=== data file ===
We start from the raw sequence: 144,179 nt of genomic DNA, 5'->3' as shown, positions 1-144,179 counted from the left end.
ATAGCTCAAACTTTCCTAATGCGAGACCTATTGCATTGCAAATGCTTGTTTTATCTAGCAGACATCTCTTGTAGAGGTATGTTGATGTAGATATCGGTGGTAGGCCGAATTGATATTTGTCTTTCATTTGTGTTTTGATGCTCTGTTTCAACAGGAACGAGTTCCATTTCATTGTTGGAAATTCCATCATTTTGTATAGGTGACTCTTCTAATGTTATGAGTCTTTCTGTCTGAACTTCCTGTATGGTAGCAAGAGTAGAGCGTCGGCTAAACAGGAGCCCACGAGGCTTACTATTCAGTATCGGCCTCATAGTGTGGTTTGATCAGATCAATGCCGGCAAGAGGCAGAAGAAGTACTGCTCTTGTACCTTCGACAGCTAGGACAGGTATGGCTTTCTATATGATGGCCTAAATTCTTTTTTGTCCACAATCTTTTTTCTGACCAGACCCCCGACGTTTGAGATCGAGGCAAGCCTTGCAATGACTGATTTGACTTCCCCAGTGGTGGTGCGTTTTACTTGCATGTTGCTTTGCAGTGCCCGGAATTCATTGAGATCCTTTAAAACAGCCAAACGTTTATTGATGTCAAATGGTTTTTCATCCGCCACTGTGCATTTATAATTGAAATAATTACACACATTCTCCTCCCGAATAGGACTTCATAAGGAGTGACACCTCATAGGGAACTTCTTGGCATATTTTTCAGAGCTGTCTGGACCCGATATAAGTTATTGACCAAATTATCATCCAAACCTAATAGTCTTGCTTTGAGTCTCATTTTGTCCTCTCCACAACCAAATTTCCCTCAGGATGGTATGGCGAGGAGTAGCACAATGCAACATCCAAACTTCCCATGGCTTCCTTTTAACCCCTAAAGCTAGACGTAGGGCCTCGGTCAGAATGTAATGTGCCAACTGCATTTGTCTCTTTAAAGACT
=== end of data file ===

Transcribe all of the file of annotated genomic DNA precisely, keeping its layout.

We start from the raw sequence: 144,179 nt of genomic DNA, 5'->3' as shown, positions 1-144,179 counted from the left end.
ATAGCTCAAACTTTCCTAATGCGAGACCTATTGCATTGCAAATGCTTGTTTTATCTAGCAGACATCTCTTGTAGAGGTATGTTGATGTAGATATCGGTGGTAGGCCGAATTGATATTTGTCTTTCATTTGTGTTTTGATGCTCTGTTTCAACAGGAACGAGTTCCATTTCATTGTTGGAAATTCCATCATTTTGTATAGGTGACTCTTCTAATGTTATGAGTCTTTCTGTCTGAACTTCCTGTATGGTAGCAAGAGTAGAGCGTCGGCTAAACAGGAGCCCACGAGGCTTACTATTCAGTATCGGCCTCATAGTGTGGTTTGATCAGATCAATGCCGGCAAGAGGCAGAAGAAGTACTGCTCTTGTACCTTCGACAGCTAGGACAGGTATGGCTTTCTATATGATGGCCTAAATTCTTTTTTGTCCACAATCTTTTTTCTGACCAGACCCCCGACGTTTGAGATCGAGGCAAGCCTTGCAATGACTGATTTGACTTCCCCAGTGGTGGTGCGTTTTACTTGCATGTTGCTTTGCAGTGCCCGGAATTCATTGAGATCCTTTAAAACAGCCAAACGTTTATTGATGTCAAATGGTTTTTCATCCGCCACTGTGCATTTATAATTGAAATAATTACACACATTCTCCTCCCGAATAGGACTTCATAAGGAGTGACACCTCATAGGGAACTTCTTGGCATATTTTTCAGAGCTGTCTGGACCCGATATAAGTTATTGACCAAATTATCATCCAAACCTAATAGTCTTGCTTTGAGTCTCATTTTGTCCTCTCCACAACCAAATTTCCCTCAGGATGGTATGGCGAGGAGTAGCACAATGCAACATCCAAACTTCCCATGGCTTCCTTTTAACCCCTAAAGCTAGACGTAGGGCCTCGGTCAGAATGTAATGTGCCAACTGCATTTGTCTCTTTAAAGACT